To create a migration, you need to create the DbContext and the entities you wish to create (operations we will delve into later), install the NuGet package Microsoft.EntityFrameworkCore.Tools, and if you're using Visual Studio (recommended), you need to run the following command from the Package Manager Console:


Add-Migrations <nome della migration>

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This command will create a 'Migrations' folder within the project, containing the following files:

  • XXXXXXXXXXXXXX_.cs, which contains the instructions for applying the migration.
  • ModelSnapshot.cs, which creates a "snapshot" of the current model. It is used to identify changes made during the implementation of the next migration.

If you wish to run the migration and update the schema of your database, you should execute the following command:


Update-Database

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If you want to remove a migration, you can run the following command:


Remove-Migration

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Apart from the instructions just explained, there are two tools that allow us to perform these operations much more easily, which I recommend you explore:

Entity Framework Core Command-Line Tools - dotnet ef

Ef Core Power Tools - github repository

The Context Class

The DbContext class is the primary class that allows us to query our data, manage the database connection, and ensure that the mapping is correct.

To create a DbContext class in EF Core, it is sufficient to make one of our classes inherit from the DbContext class, like this:


public class TodosContext : DbContext 
{

}

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Of course, you can give your class any name you prefer. However, it's a common convention to name it after the database and add the "Context" suffix. This way, if you have multiple DbContext classes, you can easily distinguish them.

Another small step to follow is to use the default constructor of the DbContext class:


public class TodosContext : DbContext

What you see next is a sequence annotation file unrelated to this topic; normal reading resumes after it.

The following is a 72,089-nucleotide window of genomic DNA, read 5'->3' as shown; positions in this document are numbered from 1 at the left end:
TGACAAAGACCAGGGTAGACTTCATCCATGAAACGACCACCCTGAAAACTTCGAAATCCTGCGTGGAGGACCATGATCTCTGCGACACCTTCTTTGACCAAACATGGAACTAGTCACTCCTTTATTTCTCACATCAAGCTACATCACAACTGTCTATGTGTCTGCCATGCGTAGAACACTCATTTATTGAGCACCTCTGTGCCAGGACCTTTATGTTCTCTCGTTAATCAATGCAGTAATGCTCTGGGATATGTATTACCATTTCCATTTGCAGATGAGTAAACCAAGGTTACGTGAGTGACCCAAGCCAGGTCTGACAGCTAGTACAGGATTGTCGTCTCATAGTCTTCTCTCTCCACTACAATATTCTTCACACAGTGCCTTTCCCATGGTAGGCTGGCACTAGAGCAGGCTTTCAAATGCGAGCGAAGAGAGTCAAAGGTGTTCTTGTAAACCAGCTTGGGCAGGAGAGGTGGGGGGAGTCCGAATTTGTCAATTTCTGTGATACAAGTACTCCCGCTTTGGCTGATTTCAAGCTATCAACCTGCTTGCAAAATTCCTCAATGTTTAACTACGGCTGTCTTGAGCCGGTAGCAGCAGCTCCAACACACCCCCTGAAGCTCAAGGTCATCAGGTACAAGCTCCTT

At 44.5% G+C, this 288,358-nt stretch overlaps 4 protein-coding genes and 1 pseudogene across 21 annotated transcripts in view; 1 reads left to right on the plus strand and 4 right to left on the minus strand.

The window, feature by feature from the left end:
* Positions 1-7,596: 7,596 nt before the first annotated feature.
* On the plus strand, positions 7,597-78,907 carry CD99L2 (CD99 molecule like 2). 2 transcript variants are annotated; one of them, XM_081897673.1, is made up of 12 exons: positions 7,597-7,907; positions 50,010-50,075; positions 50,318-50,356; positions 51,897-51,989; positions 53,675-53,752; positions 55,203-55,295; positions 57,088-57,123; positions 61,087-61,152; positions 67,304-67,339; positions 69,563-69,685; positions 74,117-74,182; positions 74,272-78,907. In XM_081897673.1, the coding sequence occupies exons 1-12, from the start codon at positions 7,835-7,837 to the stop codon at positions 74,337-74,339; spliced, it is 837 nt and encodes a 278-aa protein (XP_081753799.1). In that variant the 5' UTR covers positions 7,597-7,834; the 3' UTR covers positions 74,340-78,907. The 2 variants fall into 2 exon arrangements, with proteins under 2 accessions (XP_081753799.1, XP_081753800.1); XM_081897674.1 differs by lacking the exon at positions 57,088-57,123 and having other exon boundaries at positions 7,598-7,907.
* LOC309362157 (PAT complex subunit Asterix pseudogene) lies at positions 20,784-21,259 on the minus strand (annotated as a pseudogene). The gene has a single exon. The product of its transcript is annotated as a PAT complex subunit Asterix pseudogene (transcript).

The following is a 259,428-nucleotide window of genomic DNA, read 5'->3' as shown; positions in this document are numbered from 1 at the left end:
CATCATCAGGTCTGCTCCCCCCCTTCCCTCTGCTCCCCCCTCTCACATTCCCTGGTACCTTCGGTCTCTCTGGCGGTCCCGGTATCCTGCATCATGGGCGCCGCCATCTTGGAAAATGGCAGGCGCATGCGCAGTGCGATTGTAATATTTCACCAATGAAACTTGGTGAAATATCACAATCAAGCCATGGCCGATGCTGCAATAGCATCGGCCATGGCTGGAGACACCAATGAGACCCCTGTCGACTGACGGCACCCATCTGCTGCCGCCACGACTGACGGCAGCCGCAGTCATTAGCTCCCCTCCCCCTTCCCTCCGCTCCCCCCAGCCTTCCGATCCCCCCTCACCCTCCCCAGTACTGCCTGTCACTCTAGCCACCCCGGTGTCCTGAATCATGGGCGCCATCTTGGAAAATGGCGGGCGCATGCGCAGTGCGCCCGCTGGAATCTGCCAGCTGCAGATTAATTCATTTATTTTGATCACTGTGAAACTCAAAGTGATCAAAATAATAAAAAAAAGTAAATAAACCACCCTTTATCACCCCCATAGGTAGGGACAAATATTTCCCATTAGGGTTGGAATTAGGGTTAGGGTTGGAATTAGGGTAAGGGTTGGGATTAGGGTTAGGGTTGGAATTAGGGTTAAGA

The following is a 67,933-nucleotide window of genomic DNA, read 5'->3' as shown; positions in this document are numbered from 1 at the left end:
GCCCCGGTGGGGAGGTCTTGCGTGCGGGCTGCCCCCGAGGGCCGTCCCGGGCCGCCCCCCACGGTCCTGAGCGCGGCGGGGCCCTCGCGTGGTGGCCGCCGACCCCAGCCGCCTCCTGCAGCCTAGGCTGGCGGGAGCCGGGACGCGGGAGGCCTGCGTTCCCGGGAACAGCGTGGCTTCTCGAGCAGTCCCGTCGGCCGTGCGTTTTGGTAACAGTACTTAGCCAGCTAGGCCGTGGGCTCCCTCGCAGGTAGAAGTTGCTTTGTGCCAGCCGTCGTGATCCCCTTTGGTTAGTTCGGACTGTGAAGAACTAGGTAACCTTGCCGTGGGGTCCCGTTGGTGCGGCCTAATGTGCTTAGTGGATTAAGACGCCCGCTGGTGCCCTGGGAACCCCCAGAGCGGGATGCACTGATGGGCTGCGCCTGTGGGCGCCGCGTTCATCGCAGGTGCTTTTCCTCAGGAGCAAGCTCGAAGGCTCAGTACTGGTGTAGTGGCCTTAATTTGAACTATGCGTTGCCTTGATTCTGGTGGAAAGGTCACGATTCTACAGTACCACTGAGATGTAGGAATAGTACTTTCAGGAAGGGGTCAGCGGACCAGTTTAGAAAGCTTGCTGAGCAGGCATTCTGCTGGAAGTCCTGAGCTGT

{
   public TodosContext(DbContextOptions<TodosContext> options) : base(options) {}
}

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Now that we've created our DbContext class, we can finally create our entities. In this case, let's simulate a simple TodoList application by creating our two entities: Todo and TodoItem:


// file Todo.cs
public class Todo {
   public Todo() {
      TodoItems = new HashSet<TodoItem>();
   }
   public int Id { get;set;}
   public string Name { get;set; }
   public ICollection<TodoItem> TodoItems { get;set; }
}

// file TodoItem.cs
public class TodoItem {
   public int Id { get;set;}
   public string Description { get;set; }
   public bool IsCompleted { get;set; }
}

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Once we have created our classes, we can add them to our DbContext as properties of type DbSet:


public class TodosContext : DbContext 
{
   public TodosContext(DbContextOptions<TodosContext> options) : base(options) {}

   public DbSet<Todo> Todos { get;set; }
   public DbSet<TodoItem> TodoItems { get;set; }
}

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The DbSet class in EF Core represents a specific table or view in the database within the database context. It enables CRUD operations, LINQ queries, and provides a change tracking mechanism to simplify data management within the database entities.

Column Mapping

The DbContext has many methods that you can override, and one of the most important ones I'd like to mention is the OnModelCreating method. It allows you to perform fluent mapping of your entities using the modelBuilder parameter:


public class TodosContext : DbContext 
{
   public TodosContext(DbContextOptions<TodosContext> options) : base(options) {}

   ...entities classes created

   protected override void OnModelCreating(ModelBuilder modelBuilder)
   {